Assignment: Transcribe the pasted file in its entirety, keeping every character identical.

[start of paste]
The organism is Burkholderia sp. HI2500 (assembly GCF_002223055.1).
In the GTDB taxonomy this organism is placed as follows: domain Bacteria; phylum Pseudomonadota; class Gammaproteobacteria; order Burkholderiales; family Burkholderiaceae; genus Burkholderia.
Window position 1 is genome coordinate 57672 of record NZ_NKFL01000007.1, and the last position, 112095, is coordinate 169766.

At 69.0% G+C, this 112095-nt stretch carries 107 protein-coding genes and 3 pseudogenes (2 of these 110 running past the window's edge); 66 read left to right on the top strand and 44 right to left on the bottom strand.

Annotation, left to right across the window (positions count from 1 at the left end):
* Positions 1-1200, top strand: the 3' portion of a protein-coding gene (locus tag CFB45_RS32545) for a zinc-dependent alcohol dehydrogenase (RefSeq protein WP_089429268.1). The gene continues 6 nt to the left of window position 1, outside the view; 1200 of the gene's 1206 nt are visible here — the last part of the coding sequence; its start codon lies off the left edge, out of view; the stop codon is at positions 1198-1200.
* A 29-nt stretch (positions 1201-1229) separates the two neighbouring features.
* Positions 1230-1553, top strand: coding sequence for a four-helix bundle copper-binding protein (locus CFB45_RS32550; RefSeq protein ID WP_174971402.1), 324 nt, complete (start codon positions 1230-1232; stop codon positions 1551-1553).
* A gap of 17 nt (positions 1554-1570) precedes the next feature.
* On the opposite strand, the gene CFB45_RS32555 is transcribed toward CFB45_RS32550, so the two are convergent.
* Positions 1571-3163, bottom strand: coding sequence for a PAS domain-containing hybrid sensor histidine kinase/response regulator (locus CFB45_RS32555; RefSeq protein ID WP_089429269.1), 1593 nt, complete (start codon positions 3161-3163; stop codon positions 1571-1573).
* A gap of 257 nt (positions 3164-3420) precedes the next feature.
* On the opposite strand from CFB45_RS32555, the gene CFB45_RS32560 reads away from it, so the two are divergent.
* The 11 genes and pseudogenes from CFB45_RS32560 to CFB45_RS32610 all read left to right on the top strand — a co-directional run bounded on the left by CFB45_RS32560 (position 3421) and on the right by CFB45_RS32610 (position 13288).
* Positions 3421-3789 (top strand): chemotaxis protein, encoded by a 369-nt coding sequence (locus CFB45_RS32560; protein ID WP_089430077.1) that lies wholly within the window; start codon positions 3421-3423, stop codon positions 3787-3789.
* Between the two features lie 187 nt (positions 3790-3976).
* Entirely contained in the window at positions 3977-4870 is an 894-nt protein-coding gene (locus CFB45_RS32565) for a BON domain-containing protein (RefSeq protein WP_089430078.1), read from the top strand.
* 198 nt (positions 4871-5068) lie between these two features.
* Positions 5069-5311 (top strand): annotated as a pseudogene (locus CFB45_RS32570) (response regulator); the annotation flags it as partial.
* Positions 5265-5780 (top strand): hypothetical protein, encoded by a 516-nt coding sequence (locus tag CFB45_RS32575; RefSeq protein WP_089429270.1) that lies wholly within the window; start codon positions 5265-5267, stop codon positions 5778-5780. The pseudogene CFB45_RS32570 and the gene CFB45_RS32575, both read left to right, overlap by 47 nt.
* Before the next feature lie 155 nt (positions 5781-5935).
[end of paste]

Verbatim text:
The organism is Burkholderia sp. HI2500 (assembly GCF_002223055.1).
In the GTDB taxonomy this organism is placed as follows: domain Bacteria; phylum Pseudomonadota; class Gammaproteobacteria; order Burkholderiales; family Burkholderiaceae; genus Burkholderia.
Window position 1 is genome coordinate 57672 of record NZ_NKFL01000007.1, and the last position, 112095, is coordinate 169766.

At 69.0% G+C, this 112095-nt stretch carries 107 protein-coding genes and 3 pseudogenes (2 of these 110 running past the window's edge); 66 read left to right on the top strand and 44 right to left on the bottom strand.

Annotation, left to right across the window (positions count from 1 at the left end):
* Positions 1-1200, top strand: the 3' portion of a protein-coding gene (locus tag CFB45_RS32545) for a zinc-dependent alcohol dehydrogenase (RefSeq protein WP_089429268.1). The gene continues 6 nt to the left of window position 1, outside the view; 1200 of the gene's 1206 nt are visible here — the last part of the coding sequence; its start codon lies off the left edge, out of view; the stop codon is at positions 1198-1200.
* A 29-nt stretch (positions 1201-1229) separates the two neighbouring features.
* Positions 1230-1553, top strand: coding sequence for a four-helix bundle copper-binding protein (locus CFB45_RS32550; RefSeq protein ID WP_174971402.1), 324 nt, complete (start codon positions 1230-1232; stop codon positions 1551-1553).
* A gap of 17 nt (positions 1554-1570) precedes the next feature.
* On the opposite strand, the gene CFB45_RS32555 is transcribed toward CFB45_RS32550, so the two are convergent.
* Positions 1571-3163, bottom strand: coding sequence for a PAS domain-containing hybrid sensor histidine kinase/response regulator (locus CFB45_RS32555; RefSeq protein ID WP_089429269.1), 1593 nt, complete (start codon positions 3161-3163; stop codon positions 1571-1573).
* A gap of 257 nt (positions 3164-3420) precedes the next feature.
* On the opposite strand from CFB45_RS32555, the gene CFB45_RS32560 reads away from it, so the two are divergent.
* The 11 genes and pseudogenes from CFB45_RS32560 to CFB45_RS32610 all read left to right on the top strand — a co-directional run bounded on the left by CFB45_RS32560 (position 3421) and on the right by CFB45_RS32610 (position 13288).
* Positions 3421-3789 (top strand): chemotaxis protein, encoded by a 369-nt coding sequence (locus CFB45_RS32560; protein ID WP_089430077.1) that lies wholly within the window; start codon positions 3421-3423, stop codon positions 3787-3789.
* Between the two features lie 187 nt (positions 3790-3976).
* Entirely contained in the window at positions 3977-4870 is an 894-nt protein-coding gene (locus CFB45_RS32565) for a BON domain-containing protein (RefSeq protein WP_089430078.1), read from the top strand.
* 198 nt (positions 4871-5068) lie between these two features.
* Positions 5069-5311 (top strand): annotated as a pseudogene (locus CFB45_RS32570) (response regulator); the annotation flags it as partial.
* Positions 5265-5780 (top strand): hypothetical protein, encoded by a 516-nt coding sequence (locus tag CFB45_RS32575; RefSeq protein WP_089429270.1) that lies wholly within the window; start codon positions 5265-5267, stop codon positions 5778-5780. The pseudogene CFB45_RS32570 and the gene CFB45_RS32575, both read left to right, overlap by 47 nt.
* Before the next feature lie 155 nt (positions 5781-5935).